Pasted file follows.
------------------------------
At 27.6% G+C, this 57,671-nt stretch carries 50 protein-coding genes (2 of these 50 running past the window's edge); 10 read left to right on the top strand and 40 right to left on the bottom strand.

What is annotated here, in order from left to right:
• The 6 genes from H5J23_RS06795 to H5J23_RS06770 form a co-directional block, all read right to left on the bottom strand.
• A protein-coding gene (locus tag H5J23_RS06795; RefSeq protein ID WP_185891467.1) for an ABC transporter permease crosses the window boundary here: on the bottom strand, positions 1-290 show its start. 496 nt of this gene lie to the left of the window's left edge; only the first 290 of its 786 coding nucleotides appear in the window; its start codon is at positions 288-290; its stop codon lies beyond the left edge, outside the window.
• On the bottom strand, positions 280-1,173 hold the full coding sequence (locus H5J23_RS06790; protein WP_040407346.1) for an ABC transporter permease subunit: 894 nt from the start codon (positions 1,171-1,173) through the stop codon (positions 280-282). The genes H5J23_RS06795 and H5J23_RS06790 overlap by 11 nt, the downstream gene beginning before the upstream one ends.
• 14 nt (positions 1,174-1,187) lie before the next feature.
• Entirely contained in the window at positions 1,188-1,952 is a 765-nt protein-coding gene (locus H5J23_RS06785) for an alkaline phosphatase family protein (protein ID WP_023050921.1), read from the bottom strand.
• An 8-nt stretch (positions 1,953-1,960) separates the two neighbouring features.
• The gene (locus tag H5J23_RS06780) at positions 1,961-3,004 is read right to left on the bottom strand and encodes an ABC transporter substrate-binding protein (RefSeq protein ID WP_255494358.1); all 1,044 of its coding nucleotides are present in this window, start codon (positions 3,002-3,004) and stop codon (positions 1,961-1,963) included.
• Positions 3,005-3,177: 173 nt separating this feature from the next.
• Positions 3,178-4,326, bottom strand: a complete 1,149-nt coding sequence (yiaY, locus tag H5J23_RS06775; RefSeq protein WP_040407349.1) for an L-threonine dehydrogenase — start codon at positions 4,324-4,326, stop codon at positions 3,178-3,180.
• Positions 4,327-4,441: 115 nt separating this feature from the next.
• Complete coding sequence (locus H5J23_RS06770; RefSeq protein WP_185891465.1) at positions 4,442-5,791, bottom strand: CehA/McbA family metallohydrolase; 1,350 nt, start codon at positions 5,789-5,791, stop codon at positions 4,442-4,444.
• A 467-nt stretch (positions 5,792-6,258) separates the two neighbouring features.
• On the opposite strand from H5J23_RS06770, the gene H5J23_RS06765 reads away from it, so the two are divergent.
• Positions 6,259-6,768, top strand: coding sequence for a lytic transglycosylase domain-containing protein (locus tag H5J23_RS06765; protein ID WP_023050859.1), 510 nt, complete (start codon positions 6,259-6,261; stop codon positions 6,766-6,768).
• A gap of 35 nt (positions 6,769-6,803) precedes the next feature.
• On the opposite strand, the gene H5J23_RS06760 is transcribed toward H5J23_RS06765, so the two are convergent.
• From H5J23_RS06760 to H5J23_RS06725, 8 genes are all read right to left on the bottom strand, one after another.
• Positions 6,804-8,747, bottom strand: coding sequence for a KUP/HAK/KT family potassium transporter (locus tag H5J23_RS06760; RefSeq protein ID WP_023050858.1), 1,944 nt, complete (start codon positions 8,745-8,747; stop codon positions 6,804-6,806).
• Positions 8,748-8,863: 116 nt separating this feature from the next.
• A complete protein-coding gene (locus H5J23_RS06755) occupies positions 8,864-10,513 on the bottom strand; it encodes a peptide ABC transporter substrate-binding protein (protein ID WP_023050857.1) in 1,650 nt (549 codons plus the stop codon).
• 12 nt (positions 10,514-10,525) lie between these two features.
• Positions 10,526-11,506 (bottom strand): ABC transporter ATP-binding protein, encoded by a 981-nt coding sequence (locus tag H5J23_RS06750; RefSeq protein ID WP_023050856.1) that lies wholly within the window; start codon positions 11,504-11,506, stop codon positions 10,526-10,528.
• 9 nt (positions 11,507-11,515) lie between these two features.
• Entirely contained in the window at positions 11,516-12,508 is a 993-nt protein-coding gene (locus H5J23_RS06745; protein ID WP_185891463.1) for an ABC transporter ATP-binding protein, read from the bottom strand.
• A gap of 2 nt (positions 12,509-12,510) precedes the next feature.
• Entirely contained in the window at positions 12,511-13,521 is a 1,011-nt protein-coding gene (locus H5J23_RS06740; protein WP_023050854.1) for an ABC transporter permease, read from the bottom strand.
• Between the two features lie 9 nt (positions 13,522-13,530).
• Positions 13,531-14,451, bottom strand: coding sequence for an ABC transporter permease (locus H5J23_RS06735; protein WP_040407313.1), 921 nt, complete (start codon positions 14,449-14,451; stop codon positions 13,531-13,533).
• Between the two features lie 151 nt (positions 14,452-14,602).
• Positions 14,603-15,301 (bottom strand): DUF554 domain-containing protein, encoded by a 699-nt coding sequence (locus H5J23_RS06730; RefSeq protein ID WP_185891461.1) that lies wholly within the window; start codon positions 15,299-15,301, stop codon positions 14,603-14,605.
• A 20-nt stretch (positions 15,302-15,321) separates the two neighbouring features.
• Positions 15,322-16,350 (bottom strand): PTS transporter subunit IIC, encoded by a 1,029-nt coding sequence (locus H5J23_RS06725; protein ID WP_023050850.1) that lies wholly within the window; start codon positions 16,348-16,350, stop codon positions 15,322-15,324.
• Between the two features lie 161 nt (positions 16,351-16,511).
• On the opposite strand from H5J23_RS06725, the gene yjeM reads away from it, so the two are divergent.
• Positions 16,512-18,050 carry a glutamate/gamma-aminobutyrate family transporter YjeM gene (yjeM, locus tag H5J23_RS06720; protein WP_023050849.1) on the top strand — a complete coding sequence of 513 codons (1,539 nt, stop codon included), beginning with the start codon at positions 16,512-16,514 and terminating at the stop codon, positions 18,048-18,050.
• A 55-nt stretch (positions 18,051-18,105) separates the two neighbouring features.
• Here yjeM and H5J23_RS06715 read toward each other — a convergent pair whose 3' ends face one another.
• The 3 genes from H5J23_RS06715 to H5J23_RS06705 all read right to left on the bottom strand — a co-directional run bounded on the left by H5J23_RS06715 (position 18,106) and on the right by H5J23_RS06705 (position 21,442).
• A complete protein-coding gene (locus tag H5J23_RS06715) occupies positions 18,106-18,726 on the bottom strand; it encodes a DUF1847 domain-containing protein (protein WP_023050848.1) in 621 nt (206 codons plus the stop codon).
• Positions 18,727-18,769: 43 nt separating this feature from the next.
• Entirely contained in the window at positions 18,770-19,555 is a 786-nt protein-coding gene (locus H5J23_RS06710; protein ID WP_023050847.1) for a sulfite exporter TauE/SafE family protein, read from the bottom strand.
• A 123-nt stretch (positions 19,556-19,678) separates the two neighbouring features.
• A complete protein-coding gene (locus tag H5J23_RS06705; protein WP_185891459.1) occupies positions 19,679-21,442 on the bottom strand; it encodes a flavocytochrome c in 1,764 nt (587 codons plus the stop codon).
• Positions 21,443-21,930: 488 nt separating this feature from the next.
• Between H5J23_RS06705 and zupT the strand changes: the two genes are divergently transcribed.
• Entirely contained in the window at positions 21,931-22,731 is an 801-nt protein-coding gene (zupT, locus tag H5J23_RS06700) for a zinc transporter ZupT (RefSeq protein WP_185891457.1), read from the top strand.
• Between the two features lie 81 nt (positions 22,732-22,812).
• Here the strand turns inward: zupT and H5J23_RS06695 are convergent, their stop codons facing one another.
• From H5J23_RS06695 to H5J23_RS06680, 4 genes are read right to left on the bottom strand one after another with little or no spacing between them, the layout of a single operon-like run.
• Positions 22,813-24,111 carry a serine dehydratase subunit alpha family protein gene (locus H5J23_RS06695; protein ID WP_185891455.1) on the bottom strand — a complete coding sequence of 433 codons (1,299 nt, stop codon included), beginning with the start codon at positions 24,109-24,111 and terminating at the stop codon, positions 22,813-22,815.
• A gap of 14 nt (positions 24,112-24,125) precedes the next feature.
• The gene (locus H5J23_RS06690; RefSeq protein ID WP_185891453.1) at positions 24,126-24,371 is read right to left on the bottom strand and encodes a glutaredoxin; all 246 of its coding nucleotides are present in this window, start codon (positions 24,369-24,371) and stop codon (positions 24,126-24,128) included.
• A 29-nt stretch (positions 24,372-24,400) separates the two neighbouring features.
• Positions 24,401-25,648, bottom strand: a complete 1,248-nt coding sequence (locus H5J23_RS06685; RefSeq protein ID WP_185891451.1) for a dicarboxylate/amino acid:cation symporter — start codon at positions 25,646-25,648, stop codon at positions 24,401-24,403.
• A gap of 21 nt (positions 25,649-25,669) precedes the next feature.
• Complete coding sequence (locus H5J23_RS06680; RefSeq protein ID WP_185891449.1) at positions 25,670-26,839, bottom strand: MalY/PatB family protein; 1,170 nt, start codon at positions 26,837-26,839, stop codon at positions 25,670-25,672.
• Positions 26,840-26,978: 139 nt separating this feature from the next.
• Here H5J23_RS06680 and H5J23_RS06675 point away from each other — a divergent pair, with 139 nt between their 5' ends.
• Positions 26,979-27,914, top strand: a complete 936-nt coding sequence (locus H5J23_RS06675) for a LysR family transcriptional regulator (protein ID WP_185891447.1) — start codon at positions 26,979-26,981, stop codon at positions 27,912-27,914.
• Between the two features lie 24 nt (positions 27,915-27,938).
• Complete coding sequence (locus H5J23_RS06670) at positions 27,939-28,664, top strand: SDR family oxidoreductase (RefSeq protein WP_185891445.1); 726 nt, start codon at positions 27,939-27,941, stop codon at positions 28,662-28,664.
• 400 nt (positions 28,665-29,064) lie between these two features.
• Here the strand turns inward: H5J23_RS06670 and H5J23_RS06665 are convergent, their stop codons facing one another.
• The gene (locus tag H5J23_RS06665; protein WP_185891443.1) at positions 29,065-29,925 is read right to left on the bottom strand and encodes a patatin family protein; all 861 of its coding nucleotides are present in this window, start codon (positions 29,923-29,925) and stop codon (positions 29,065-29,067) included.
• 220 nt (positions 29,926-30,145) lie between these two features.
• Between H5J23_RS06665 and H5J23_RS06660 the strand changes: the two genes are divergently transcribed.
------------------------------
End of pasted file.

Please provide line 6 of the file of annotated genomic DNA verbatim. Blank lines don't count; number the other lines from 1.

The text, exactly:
• 14 nt (positions 1,174-1,187) lie before the next feature.